Did any of you know that they also think there is more than one type of dark matter? “Dark matter might prove to be a richer problem than anyone is expecting. [Max] Tegmark [MIT] hopes for this outcome. “This could be a wonderful surprise. It’s very arrogant of us humans to say that just because we can’t see it, there’s only one kind of dark matter.”

    You guys are still in the dark over this matter…lol. There is an old saying, “cosmologists never want to give up and just say that “things are as they are because they were as they were,” said Thomas Gold.

  11. @Michael,

    Creationists do not hate dark matter.

    Oh, no? Then explain to me why Creation Ministries International is so anti-Dark Matter?

  12. @Olorin

    I notice your link is written by Walt Brown. Interesting to note he is an engineer, not an astronomer. I find it odd Creationists would take the word of an engineer so seriously when he speaks out of his field.

    He is famous for his “hydroplate theory,” which is an attempt at an alternative for Plate Tectonics to explain Noah’s flood. — Again, geology is out of his field, so…i fail to see why Creationists would want to use him as an authority in a field he has no expertise in.

    Oh well, catastrophic plate tectonics was also proposed by someone who has no expertise in geology, so I guess it’s all the rage with Creationists.

  13. Engineers are attracted to creationism because their entire careers involve “designing” things. So they tend to see design everywhere. Second, engineers pride them selves on their knowledge of “technical” stuff—yet often they have had little education in any scientific subject outside their field, so they often know a lot less about science than they think they do.[1] Third, although engineering is often called “science: field, engineers have little dealing with scientific theories, and no experience in research. So they know little of what scientists actually do.

    Computer programmers also deal exclusively in things that are designed. They are even worse than the engineers in research experience and exposure to scientific theories. The entire subject matter of computer programming proceeds from a human intelligence. There are a number of creationist programmers.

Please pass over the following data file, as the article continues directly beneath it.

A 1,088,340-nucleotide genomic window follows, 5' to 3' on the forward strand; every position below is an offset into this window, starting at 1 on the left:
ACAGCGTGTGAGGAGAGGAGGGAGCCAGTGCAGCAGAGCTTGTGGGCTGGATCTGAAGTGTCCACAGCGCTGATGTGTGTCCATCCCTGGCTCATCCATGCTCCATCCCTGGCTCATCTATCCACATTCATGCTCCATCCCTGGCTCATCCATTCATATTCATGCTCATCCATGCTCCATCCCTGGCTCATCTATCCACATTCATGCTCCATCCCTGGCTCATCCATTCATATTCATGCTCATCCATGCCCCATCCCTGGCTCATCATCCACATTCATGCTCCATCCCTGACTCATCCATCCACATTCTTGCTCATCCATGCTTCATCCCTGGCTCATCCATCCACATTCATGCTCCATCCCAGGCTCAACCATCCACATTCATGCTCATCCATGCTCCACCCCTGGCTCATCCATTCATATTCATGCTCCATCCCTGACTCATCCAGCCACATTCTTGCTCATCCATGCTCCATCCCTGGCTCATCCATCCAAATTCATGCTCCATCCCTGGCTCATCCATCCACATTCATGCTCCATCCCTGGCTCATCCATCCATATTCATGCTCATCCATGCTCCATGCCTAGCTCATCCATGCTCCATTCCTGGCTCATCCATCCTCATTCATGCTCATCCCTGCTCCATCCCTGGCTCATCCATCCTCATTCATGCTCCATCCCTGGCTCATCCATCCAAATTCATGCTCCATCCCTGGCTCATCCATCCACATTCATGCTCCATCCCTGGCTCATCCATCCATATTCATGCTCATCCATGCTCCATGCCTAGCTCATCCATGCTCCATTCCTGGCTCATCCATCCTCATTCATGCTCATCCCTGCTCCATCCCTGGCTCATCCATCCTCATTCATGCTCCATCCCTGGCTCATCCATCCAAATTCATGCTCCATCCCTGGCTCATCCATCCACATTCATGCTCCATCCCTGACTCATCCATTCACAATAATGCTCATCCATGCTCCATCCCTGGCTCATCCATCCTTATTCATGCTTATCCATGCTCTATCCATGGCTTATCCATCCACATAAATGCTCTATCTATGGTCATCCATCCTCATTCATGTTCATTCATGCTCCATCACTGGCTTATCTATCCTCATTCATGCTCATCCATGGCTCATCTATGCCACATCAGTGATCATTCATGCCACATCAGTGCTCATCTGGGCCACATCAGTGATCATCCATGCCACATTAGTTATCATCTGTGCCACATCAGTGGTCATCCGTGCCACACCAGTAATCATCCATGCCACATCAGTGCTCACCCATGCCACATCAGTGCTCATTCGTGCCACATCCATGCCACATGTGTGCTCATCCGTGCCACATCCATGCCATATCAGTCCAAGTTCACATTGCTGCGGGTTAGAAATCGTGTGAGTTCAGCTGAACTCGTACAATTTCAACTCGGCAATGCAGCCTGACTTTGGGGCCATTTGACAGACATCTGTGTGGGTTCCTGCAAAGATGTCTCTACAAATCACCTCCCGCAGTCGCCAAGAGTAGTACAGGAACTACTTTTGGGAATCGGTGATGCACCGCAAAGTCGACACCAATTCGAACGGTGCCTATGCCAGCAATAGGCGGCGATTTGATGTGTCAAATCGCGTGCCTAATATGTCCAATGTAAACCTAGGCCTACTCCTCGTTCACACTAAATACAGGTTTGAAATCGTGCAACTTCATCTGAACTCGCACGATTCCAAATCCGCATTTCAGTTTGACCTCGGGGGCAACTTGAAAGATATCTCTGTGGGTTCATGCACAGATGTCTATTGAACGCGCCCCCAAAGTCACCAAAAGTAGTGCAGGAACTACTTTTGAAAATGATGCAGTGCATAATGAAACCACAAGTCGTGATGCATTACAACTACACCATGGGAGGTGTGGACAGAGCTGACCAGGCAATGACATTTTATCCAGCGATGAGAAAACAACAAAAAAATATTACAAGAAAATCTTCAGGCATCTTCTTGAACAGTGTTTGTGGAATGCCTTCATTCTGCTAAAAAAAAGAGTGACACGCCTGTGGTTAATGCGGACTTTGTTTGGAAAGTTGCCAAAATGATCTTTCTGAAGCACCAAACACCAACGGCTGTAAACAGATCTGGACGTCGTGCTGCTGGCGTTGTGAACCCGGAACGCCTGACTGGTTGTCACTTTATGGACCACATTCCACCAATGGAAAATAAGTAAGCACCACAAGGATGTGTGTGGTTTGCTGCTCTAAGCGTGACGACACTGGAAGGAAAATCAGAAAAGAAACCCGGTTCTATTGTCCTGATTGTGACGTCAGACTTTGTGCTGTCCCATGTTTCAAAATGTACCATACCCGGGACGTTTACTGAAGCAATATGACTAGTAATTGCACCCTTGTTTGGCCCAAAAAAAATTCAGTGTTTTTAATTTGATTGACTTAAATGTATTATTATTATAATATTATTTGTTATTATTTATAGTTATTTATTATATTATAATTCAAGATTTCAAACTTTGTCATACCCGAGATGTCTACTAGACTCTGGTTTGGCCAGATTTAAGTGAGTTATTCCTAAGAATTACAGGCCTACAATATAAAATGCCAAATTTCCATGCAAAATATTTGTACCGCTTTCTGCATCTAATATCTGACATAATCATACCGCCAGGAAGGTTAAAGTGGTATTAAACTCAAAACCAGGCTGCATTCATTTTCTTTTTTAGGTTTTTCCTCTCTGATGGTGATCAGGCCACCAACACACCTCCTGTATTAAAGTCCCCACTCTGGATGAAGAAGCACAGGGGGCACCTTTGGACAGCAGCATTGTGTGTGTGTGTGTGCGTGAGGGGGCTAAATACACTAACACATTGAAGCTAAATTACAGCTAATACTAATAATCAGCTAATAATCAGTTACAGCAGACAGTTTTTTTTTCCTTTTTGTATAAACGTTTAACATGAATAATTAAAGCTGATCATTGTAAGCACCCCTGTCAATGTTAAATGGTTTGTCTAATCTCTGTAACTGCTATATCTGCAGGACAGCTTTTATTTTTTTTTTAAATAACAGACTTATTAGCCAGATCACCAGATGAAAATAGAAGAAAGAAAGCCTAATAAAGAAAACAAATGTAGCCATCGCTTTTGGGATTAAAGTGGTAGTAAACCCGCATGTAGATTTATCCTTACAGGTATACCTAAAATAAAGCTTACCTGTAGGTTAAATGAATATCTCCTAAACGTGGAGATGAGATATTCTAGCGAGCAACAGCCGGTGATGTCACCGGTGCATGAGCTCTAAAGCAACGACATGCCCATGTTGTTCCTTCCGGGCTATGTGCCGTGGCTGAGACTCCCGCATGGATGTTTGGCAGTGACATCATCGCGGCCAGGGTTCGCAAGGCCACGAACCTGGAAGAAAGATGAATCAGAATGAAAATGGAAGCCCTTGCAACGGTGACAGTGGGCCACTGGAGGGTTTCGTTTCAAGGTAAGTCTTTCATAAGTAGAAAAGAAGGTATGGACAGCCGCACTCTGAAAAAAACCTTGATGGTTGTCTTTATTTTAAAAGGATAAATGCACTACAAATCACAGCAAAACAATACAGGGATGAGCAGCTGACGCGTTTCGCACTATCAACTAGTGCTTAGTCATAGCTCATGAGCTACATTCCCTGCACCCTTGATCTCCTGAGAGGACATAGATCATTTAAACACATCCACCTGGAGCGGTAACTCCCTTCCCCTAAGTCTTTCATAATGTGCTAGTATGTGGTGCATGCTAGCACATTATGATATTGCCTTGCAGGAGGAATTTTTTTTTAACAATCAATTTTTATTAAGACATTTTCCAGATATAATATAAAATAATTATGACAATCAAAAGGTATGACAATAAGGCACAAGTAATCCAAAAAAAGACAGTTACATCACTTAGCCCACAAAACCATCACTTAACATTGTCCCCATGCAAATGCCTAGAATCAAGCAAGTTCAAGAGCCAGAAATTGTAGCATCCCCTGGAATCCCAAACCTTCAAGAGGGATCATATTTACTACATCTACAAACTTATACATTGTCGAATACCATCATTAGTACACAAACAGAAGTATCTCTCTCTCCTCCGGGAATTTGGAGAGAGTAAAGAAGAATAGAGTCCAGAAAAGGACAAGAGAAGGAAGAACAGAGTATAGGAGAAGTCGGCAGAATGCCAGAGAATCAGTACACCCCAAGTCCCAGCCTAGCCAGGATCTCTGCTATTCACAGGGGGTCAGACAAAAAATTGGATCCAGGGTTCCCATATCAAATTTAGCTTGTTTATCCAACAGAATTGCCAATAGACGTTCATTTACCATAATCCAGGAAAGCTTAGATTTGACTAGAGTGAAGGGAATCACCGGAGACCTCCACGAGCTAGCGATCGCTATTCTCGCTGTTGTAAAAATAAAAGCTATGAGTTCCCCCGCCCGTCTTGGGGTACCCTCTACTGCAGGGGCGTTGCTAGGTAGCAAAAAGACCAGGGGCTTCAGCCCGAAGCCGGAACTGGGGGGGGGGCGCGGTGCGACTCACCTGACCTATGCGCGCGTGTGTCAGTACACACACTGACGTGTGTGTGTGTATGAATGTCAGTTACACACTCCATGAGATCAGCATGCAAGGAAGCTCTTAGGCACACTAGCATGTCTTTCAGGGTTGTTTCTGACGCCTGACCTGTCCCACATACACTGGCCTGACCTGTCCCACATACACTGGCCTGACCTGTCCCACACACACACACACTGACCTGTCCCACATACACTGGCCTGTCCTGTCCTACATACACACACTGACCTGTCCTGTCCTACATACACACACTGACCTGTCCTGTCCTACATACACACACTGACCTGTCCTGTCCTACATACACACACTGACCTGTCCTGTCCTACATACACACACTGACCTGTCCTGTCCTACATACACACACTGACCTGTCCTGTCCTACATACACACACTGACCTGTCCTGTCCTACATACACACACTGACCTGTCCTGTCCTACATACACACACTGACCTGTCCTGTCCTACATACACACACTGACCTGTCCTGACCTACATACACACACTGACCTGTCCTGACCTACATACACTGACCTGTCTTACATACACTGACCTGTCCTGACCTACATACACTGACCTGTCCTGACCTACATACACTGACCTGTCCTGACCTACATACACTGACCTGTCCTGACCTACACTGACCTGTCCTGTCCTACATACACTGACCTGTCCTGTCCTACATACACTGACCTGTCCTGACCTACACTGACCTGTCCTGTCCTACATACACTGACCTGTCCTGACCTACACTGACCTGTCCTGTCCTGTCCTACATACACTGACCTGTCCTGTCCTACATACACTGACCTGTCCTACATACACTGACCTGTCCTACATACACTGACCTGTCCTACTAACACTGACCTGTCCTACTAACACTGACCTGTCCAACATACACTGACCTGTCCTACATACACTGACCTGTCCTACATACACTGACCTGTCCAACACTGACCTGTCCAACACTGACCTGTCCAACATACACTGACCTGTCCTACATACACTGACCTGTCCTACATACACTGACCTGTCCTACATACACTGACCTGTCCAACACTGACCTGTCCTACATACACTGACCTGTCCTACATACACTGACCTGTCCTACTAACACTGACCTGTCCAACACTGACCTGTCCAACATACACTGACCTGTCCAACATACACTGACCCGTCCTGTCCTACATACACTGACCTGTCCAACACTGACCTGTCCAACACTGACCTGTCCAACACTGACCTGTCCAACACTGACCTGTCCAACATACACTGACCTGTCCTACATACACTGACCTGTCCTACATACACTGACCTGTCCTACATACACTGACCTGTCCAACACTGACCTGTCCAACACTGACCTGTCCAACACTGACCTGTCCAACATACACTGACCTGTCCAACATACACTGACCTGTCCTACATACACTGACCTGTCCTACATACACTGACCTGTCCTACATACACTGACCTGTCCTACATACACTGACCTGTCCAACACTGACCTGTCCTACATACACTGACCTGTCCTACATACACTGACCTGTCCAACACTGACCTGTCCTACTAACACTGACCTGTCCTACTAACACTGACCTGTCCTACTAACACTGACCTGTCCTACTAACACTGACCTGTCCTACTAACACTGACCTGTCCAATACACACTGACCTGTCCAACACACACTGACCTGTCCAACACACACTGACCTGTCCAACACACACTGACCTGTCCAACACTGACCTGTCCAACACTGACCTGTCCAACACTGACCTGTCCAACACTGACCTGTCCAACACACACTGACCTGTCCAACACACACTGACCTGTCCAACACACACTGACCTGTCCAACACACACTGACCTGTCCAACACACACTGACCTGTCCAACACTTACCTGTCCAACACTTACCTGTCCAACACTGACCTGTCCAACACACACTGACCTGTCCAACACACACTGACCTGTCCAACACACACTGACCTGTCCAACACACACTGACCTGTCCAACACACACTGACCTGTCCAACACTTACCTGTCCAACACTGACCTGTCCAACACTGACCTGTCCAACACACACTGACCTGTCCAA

Another group with representation in the creationist refugee camp are mathematicians. Like programming, their entire subject matter is mental, the product of intelligence. So they see designs and premeditated plans everywhere. They have zero experience in investigating physical phenomena.

    Finally come the medical doctors.[2] We think of doctors as scientists—but medicine has always had an uneasy relationship with science, even with experimental science.[3] Strange, but true. Doctors see the amazing intricacy of the human body in medical school, and they wonder how such marvels could have come about. Unfortunately, they have until recently had zero exposure to evolution in medical school.[4] Here again, doctors like to think of themselves as scientists, but very few of them have ever had any exposure to experimental studies or to testing hypotheses. So creationism finds a comfortable home in the medical profession as well.

    I’m sure you can think of examples from all of these professional fields. People who seem otherwise rational and qualified, but fall into the creationism miasma.

    ===========

    {1} I know that. I useded to be a engineer.

    [2] Hate to say it, because my younger daughter is an MD.

    [3] You may note the big push today for “evidence based medicine.” Why should anyone have to push this concept? Shouldn’t it be obvious? You have to push it because doctors resist it—they prefer anecdotes to evidence.

    [4] There’s a big push on for teaching evolution in medical school these days, as well. To prevent them from such wrongheaded treatments as combining antibiotics that all attack the same metabolic pathway.

  14. Oh dear … Michael has also discovered there are likely to be several dark matter particle species … which is not al al surprising, of course, and not a new idea either.

    Funny that your reply also solely on quotes from others, some of whom I actually know. Their reply would not be surprising either.

  15. @Eelco

    Funny that your reply also solely on quotes from others,

    Creationists like to quote for a variety of reasons:

    1. They think the printed word has a lot of weight. i.e., this printed word says x, therefore x is true.

    2. They don’t know the evidence,. The proof of this is when a Creationist responds with a quote as the argument rather than his own words. But they can certainly lap up a conclusion they like. They have a tendency to quote-mine a conclusion that they like rather than use the actual evidence that is used. Logical Fallacy: An Irrelevant Appeal to Authority.

    3. They think the quote looks good.